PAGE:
A former factory worker has recalled the ripple of shock which spread out around the shop floor as news of the boss’ abduction was broadcast four-and-a-half decades ago.
Today marks the 45th anniversary of the disappearance of Thomas Niedermayer, German chief of the Grundig plant in Dunmurry, south-west Belfast, which manufactured tape recorders.
He was seized from his west Belfast bungalow by the IRA on December 27, 1973, killed, then secretly buried beneath a rubbish dump before being found in 1980.
John Williams, now a 66-year-old nurse, was one of the many employees hired by Grundig during Mr Niedermayer’s tenure as boss, and remembers him as “a very pleasant gentleman and a good general manager”.
Mr Williams began as an apprentice at his factory, and was there from 1969 to 1976.
The Lisburn man would encounter Mr Niedermayer on the factory floor, and remembers he “always had a bit of a smile on his face”.
On one occasion, Mr Williams wrote a letter to Mr Niedermayer, wondering where he could park his bike after the workers’ bicycle shed was demolished.
“He wrote me a lovely letter back saying: you can park your bicycle next to my company car, in its own garage,” he said.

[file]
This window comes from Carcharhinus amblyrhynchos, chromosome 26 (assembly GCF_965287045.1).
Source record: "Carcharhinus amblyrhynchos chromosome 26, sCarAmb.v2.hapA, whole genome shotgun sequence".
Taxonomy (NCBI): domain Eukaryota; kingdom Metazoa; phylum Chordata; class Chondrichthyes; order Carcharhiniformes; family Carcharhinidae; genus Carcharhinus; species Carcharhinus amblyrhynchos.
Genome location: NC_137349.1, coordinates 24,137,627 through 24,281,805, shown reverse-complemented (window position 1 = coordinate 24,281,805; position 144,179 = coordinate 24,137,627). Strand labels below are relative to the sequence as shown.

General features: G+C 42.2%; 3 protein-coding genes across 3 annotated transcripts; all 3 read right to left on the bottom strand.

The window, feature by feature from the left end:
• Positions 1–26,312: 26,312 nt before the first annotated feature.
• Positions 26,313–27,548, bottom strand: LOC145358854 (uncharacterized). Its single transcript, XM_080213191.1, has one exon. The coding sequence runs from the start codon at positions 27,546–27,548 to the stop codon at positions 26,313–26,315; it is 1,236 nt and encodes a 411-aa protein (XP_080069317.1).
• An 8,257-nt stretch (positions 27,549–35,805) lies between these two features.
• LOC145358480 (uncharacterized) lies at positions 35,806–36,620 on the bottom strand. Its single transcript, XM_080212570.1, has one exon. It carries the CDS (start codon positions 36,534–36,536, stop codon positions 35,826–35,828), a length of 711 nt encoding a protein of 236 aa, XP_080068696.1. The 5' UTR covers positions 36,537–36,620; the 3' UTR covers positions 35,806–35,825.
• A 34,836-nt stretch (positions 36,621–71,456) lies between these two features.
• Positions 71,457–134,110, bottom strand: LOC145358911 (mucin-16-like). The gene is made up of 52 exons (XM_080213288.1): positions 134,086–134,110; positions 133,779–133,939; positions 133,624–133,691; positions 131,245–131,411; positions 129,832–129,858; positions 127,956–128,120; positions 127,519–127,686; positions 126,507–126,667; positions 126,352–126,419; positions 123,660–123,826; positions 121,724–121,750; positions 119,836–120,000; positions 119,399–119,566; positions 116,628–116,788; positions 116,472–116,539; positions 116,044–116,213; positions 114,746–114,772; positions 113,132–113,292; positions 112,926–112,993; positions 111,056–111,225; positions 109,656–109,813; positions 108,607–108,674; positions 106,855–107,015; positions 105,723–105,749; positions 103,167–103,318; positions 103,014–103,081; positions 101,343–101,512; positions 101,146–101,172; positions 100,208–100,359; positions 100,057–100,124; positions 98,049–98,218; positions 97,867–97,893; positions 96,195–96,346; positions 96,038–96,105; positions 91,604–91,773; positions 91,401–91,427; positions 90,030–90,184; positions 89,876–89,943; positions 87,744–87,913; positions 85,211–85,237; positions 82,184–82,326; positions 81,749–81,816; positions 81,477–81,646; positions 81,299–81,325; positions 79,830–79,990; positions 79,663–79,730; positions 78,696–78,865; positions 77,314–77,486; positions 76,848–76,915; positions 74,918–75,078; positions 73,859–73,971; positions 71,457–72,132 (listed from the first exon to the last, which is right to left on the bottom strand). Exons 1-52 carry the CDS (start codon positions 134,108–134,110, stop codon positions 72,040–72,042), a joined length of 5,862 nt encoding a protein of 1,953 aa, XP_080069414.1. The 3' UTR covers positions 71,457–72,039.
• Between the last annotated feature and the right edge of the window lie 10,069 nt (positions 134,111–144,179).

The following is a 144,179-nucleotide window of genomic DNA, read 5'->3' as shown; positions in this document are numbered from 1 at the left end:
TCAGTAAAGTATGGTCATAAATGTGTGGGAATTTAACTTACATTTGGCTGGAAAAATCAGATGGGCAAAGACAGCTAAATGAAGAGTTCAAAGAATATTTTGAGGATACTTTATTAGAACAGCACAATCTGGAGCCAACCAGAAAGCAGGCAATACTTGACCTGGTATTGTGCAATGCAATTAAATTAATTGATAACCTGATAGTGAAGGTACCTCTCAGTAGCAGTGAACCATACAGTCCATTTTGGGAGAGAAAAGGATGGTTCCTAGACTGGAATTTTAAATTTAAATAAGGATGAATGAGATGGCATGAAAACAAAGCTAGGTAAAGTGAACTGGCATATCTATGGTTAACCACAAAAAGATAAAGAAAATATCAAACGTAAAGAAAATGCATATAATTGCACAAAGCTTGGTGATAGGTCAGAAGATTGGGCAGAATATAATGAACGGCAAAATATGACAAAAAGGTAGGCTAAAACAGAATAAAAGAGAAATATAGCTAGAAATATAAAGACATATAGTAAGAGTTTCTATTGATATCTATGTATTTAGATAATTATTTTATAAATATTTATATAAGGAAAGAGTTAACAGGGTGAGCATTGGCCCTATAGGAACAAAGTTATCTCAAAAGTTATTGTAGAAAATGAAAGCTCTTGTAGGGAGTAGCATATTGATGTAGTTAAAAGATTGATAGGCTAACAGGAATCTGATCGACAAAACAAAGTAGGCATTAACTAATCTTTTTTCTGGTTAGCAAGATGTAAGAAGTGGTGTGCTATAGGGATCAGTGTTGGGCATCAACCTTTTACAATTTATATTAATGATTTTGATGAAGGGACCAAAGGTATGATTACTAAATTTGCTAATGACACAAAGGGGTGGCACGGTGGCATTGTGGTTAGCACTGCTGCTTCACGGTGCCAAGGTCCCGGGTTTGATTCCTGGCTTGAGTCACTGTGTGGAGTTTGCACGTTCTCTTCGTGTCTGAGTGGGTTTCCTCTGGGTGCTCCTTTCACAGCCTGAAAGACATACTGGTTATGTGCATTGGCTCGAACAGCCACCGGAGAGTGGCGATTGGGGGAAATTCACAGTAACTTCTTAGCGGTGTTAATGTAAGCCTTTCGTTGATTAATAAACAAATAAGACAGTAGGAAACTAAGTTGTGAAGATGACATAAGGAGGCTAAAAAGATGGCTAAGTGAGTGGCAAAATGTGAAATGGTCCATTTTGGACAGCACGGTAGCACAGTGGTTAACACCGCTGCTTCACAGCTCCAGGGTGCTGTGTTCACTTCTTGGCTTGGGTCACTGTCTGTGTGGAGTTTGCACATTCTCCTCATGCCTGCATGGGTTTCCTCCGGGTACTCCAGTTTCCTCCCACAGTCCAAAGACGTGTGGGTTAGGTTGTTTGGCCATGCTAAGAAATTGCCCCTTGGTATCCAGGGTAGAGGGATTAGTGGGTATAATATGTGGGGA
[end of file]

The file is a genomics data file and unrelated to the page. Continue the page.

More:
With regard to his abduction, Mr Williams said: “There was shock any time anybody was kidnapped.
“But because we knew who it was there was a great deal of shock on the factory floor whenever the news broke on the radio that morning.
“As far as we were concerned on the factory floor he was just a general manager from Germany giving local people here some work, whenever a lot of places of employment were being destroyed through terrorist acts.
“It was shocking to know one human being could do that to another human being and then dispose of the body like that.”
The book Lost Lives, a compendium of Troubles deaths, says that two men had called at his home late at night, claiming to have hit his car.
When he came out to investigate, he was snatched away.
It says that 10 days after the abduction, the London HQ of Grundig received a ransom demand, but by that stage Mr Niedermayer (whom is says was a married, 45-year-old father-of-two) was dead already.
It goes on to add that post-mortem results showed he could have died from a blow from a weapon, suffocation, or a heart attack, but that subsequent court proceedings revealed the IRA had held him in a small west Belfast room.
It quotes a paramilitary who claimed to have been guarding him as saying there was a struggle because he would not be quiet, and after being tied up, held face down on a mattress, and hit with a gun, he went limp.
In 1990, Mr Niedermayer’s widow Ingeborg flew from Germany to Bray, near Dublin. An RTE documentary in 2013 – ‘A Knock at the Door’ – said she had walked into the sea. Daughter Renate is also reported to have killed herself in 1991, as did daughter Gabrielle in 1993. Both were said to have answered the door to their father’s abductors.